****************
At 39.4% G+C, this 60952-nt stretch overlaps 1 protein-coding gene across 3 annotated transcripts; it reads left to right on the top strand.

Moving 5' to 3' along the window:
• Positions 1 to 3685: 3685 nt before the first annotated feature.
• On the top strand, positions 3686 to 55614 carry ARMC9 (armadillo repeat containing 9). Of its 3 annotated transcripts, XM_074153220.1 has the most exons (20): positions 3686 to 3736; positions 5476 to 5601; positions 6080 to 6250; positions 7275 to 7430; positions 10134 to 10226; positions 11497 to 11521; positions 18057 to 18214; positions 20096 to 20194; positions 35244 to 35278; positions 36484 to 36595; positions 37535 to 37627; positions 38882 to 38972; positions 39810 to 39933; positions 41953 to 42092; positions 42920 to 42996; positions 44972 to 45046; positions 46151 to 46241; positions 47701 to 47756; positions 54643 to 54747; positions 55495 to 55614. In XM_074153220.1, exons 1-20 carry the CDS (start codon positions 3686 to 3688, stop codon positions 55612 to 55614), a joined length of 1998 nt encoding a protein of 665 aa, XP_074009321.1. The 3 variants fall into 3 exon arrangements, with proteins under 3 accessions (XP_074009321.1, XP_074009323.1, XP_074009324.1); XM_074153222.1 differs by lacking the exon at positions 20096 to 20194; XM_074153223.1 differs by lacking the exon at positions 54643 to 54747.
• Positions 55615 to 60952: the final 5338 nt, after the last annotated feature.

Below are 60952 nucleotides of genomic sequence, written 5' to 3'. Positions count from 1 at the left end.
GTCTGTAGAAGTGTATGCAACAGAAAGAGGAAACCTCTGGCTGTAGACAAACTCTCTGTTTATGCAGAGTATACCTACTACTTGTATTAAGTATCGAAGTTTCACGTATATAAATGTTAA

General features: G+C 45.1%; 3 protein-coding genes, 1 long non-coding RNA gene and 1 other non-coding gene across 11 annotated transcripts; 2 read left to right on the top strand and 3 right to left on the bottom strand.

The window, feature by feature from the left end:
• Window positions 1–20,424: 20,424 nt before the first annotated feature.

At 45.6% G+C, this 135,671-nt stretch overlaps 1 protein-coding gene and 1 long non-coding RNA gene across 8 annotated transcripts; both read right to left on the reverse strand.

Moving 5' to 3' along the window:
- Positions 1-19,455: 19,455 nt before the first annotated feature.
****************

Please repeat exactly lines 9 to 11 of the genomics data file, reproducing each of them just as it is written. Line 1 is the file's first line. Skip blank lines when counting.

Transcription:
The window, feature by feature from the left end:
• Window positions 1–20,424: 20,424 nt before the first annotated feature.

At 45.6% G+C, this 135,671-nt stretch overlaps 1 protein-coding gene and 1 long non-coding RNA gene across 8 annotated transcripts; both read right to left on the reverse strand.